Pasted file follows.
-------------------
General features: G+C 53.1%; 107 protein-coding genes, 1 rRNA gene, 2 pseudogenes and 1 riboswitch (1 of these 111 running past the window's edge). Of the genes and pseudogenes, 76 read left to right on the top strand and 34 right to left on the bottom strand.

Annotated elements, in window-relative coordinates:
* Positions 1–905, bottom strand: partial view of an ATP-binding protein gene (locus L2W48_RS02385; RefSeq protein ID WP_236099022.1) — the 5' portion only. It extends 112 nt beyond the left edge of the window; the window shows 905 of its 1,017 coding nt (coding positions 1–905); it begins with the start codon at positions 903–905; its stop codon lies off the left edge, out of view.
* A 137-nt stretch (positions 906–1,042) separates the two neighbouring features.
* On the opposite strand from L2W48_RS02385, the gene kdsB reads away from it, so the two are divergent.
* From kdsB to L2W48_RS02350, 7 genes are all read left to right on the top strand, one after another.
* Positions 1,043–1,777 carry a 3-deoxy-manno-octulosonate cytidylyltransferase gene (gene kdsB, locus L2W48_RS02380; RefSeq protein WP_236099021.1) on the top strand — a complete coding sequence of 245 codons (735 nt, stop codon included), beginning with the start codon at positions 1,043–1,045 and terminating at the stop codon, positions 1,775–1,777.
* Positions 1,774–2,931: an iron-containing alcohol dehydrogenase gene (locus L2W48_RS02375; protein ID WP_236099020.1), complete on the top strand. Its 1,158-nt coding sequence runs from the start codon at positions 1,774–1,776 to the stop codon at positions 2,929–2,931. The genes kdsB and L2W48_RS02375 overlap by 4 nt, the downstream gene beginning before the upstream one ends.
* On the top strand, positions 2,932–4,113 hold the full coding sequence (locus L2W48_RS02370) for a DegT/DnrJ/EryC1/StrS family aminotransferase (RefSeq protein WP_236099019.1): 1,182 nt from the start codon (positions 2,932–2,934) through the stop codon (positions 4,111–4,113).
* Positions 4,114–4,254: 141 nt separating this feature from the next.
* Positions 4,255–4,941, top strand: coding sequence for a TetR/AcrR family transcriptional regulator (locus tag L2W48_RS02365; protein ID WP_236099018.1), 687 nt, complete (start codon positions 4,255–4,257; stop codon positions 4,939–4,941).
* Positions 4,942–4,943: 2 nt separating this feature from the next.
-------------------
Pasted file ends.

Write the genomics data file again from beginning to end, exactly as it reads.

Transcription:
General features: G+C 53.1%; 107 protein-coding genes, 1 rRNA gene, 2 pseudogenes and 1 riboswitch (1 of these 111 running past the window's edge). Of the genes and pseudogenes, 76 read left to right on the top strand and 34 right to left on the bottom strand.

Annotated elements, in window-relative coordinates:
* Positions 1–905, bottom strand: partial view of an ATP-binding protein gene (locus L2W48_RS02385; RefSeq protein ID WP_236099022.1) — the 5' portion only. It extends 112 nt beyond the left edge of the window; the window shows 905 of its 1,017 coding nt (coding positions 1–905); it begins with the start codon at positions 903–905; its stop codon lies off the left edge, out of view.
* A 137-nt stretch (positions 906–1,042) separates the two neighbouring features.
* On the opposite strand from L2W48_RS02385, the gene kdsB reads away from it, so the two are divergent.
* From kdsB to L2W48_RS02350, 7 genes are all read left to right on the top strand, one after another.
* Positions 1,043–1,777 carry a 3-deoxy-manno-octulosonate cytidylyltransferase gene (gene kdsB, locus L2W48_RS02380; RefSeq protein WP_236099021.1) on the top strand — a complete coding sequence of 245 codons (735 nt, stop codon included), beginning with the start codon at positions 1,043–1,045 and terminating at the stop codon, positions 1,775–1,777.
* Positions 1,774–2,931: an iron-containing alcohol dehydrogenase gene (locus L2W48_RS02375; protein ID WP_236099020.1), complete on the top strand. Its 1,158-nt coding sequence runs from the start codon at positions 1,774–1,776 to the stop codon at positions 2,929–2,931. The genes kdsB and L2W48_RS02375 overlap by 4 nt, the downstream gene beginning before the upstream one ends.
* On the top strand, positions 2,932–4,113 hold the full coding sequence (locus L2W48_RS02370) for a DegT/DnrJ/EryC1/StrS family aminotransferase (RefSeq protein WP_236099019.1): 1,182 nt from the start codon (positions 2,932–2,934) through the stop codon (positions 4,111–4,113).
* Positions 4,114–4,254: 141 nt separating this feature from the next.
* Positions 4,255–4,941, top strand: coding sequence for a TetR/AcrR family transcriptional regulator (locus tag L2W48_RS02365; protein ID WP_236099018.1), 687 nt, complete (start codon positions 4,255–4,257; stop codon positions 4,939–4,941).
* Positions 4,942–4,943: 2 nt separating this feature from the next.